Lack of clarity in Ugandan abortion legislation ‘costing women’s lives’
Staff at a family planning clinic in Kampala see first-hand the effect of the legal ambiguity
Activists carry placards outside the constitutional court in Uganda’s capital Kampala, protesting for legislative changes covering women’s rights. Photograph: Kasamani Isaac/AFP/GettyImages
At a clinic in Kampala, a young man is asking about abortion pills. He wants them for his 20-year-old girlfriend, who is 10 weeks pregnant. He has come to a Marie Stopes clinic because they offer a range of services, including family planning, abortion services and post-abortion care. He has just had a meeting with counsellors, but they told him they cannot advise him without his girlfriend present.
“They have told me that I have to come with her, which is very, very impossible because she can’t escape from home,” he says. “Her parents are there, and so she told me to come and get some information about tablets for abortion.” Before he leaves he asks a woman sitting in the waiting room if she knows which kind of pills his girlfriend needs to take.
He is one of the few men to come to a Marie Stopes clinic in Uganda alone. Mostly, women come by themselves, or accompanied by a female friend or female family member.
Stigma surrounds abortion and, as a result, many do not tell their partners they are looking to terminate a pregnancy, or often that they are pregnant at all.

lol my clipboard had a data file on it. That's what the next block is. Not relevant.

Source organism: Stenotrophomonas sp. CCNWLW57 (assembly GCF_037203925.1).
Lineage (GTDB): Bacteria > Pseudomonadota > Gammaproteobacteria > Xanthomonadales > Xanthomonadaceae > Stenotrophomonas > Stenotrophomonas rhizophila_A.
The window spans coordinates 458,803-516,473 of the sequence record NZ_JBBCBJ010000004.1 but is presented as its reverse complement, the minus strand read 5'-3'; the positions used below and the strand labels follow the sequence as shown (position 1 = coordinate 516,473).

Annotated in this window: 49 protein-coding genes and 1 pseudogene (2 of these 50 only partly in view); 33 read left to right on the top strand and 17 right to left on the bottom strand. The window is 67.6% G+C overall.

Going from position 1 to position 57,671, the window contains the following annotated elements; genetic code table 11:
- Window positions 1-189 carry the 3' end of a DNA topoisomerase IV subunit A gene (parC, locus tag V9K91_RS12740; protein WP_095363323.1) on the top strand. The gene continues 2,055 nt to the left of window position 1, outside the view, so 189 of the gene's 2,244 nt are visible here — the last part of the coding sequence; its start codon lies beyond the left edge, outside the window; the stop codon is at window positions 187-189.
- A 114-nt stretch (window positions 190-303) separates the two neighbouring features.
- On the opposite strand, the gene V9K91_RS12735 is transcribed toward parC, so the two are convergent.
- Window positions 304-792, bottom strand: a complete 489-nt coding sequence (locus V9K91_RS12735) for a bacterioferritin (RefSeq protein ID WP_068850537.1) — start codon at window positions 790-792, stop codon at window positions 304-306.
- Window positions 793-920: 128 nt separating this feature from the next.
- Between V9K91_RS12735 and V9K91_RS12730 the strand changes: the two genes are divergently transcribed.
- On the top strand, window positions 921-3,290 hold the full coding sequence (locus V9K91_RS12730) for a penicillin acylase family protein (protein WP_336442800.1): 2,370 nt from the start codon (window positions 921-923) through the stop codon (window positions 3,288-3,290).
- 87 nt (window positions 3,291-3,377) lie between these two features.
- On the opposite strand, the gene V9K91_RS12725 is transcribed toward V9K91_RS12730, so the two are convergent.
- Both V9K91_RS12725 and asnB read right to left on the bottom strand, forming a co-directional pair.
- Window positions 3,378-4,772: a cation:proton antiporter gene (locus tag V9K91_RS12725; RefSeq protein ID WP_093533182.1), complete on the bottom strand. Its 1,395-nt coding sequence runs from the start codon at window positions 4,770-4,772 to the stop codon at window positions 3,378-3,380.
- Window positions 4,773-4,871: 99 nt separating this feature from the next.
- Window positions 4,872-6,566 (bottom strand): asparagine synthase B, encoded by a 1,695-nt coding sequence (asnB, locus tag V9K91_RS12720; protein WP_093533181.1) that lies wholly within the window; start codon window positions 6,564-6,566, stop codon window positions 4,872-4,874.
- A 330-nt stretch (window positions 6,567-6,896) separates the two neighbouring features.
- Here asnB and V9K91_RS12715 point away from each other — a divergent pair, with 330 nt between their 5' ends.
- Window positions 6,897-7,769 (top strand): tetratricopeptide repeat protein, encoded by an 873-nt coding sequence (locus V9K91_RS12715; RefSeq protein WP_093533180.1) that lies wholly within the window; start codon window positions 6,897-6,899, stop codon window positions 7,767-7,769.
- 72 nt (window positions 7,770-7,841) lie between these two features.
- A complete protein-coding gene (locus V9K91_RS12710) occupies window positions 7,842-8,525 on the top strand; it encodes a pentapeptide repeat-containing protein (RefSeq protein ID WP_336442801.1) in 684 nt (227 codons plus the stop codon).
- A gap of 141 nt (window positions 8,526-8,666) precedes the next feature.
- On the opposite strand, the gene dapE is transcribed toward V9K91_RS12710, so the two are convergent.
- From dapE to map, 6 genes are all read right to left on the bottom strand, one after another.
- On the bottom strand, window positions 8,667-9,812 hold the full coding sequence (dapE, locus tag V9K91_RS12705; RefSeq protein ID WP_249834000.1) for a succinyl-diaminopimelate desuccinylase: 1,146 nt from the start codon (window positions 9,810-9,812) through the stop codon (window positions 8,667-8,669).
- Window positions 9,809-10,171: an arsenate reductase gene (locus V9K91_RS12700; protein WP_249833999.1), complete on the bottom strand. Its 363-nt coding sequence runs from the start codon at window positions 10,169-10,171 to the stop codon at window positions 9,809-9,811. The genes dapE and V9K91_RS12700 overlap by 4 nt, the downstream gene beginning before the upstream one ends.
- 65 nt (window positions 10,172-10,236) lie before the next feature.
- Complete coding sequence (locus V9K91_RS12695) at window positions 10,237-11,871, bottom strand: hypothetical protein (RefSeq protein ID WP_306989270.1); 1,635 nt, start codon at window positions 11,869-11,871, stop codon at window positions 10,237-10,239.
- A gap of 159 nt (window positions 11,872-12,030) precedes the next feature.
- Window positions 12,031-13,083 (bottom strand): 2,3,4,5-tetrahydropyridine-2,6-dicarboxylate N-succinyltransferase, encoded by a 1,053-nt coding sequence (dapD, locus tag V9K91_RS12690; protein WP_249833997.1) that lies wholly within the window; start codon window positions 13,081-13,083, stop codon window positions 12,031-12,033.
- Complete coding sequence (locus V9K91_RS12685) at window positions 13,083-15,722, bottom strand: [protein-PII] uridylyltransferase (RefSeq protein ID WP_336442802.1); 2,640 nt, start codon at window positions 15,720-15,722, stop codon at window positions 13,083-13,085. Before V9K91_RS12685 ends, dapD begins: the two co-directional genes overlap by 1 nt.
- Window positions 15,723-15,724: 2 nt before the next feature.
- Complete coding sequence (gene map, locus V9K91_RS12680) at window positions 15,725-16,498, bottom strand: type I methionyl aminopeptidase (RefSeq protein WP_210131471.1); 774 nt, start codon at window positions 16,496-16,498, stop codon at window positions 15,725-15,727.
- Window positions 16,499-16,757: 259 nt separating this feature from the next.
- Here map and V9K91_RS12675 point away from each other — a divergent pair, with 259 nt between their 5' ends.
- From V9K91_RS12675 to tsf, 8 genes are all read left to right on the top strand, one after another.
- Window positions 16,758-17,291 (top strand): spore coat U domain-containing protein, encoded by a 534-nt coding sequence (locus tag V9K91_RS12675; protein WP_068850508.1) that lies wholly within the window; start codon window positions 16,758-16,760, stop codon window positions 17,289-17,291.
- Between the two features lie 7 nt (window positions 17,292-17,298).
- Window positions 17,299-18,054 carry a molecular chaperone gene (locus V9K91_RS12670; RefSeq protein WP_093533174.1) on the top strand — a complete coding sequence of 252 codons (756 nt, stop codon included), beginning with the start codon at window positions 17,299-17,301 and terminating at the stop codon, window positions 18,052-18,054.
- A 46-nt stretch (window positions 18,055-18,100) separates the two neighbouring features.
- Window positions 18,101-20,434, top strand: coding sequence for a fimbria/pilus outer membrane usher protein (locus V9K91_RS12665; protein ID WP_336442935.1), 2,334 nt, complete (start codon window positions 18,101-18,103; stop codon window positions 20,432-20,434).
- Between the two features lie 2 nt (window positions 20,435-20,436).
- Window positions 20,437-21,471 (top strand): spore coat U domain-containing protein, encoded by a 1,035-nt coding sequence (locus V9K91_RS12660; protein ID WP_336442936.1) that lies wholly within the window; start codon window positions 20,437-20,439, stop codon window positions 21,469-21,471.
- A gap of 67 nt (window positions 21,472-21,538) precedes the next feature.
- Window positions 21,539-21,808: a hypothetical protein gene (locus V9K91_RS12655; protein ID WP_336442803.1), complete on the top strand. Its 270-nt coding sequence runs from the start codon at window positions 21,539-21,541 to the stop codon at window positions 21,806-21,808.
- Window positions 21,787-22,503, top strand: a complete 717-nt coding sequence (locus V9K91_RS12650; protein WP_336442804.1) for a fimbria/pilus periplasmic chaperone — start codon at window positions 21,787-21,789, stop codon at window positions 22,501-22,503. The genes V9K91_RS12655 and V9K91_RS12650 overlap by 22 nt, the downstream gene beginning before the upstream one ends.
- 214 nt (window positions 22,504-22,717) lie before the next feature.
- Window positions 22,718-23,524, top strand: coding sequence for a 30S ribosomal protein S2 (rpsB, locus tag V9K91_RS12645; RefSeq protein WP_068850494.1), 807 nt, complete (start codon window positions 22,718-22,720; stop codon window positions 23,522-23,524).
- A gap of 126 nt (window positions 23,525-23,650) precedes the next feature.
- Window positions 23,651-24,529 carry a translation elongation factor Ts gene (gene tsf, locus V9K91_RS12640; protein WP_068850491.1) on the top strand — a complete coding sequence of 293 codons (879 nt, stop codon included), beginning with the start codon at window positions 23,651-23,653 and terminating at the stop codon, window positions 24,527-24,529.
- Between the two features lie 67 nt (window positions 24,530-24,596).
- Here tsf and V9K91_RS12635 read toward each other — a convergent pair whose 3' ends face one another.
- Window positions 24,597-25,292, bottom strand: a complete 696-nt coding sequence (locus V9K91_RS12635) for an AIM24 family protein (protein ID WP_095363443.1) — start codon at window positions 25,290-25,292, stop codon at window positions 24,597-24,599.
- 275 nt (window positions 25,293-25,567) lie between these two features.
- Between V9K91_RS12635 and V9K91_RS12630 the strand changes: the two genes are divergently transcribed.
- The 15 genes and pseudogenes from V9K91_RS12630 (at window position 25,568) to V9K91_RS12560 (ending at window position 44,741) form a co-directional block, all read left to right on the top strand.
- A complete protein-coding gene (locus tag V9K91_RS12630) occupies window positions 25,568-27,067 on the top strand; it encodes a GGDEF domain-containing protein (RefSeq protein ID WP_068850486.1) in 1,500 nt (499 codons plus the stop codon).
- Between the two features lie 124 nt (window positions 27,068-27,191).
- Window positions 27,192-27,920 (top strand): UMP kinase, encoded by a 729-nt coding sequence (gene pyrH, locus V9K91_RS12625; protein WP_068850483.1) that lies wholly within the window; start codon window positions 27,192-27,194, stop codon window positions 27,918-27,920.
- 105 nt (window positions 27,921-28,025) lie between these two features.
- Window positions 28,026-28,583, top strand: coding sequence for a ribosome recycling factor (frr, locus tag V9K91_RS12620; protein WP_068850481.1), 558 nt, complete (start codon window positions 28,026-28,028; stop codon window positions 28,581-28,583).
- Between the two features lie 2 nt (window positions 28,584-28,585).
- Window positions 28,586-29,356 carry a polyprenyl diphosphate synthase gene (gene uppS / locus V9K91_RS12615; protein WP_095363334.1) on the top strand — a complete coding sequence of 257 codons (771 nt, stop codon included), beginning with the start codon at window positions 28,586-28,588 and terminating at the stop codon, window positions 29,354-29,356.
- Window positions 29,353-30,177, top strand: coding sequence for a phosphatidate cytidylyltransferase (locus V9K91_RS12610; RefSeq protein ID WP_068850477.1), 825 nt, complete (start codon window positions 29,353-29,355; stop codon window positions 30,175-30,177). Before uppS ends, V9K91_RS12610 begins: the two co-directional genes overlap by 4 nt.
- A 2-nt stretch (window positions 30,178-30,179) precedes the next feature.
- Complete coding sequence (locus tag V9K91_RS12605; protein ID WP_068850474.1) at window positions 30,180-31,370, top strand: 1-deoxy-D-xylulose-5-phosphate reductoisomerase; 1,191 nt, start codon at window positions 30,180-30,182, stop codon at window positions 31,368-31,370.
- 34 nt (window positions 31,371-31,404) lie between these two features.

Sarah has come to Marie Stopes for an abortion, but has only told her sister. She says if her husband knew she was pregnant he would make her keep the baby.
After her consultation, like most clients, she has opted for the surgical method, instead of taking pills at home. Sarah will be awake throughout the surgery, but it has fewer side effects than the pills, so it is less likely that her partner or relatives will discover what she has done.
Despite the secrecy, abortion rates are high in Uganda. According to the Centre for Health, Human Rights and Development, a Kampala-based research and advocacy organisation, each day 840 girls and women have abortions in Uganda, and on average five die as a result. Annually, unsafe abortion leads to more than 1,500 deaths.
The centre and Marie Stopes, an international family planning organisation, say a contributing factor to these figures is the fact that Ugandan law on abortion is confusing and ambiguous. Contrary to public belief, abortion is not illegal across the board, but advocates of safe abortion describe the law as “restrictive”.
The Ugandan constitution states, “No person has the right to terminate the life of an unborn child except as may be authorised by law”, without elaborating on what the law may be.
A section of the Penal Code Act says abortion is permitted in order to save a woman’s life, but another section says clients who have abortions, and healthcare providers who perform them, are at risk of up to 14 years in prison.
Legal obscurityMarie Stopes Uganda says this legal obscurity has influenced how abortion is perceived, and has influenced decisions made by both providers, and girls and women seeking abortion services. In fact, as many healthcare providers do not understand what services they legally can and cannot offer, the majority do not offer any.
Similarly, as many girls and women believe abortion is illegal in all cases, each year thousands seek out abortions in unregulated and unsafe environments, or attempt an abortion themselves.
In 2006 new guidelines were put in place by Uganda’s ministry of health, which theoretically extended legal abortion to cases such as incest or rape, or if the mother suffers from HIV or cervical cancer.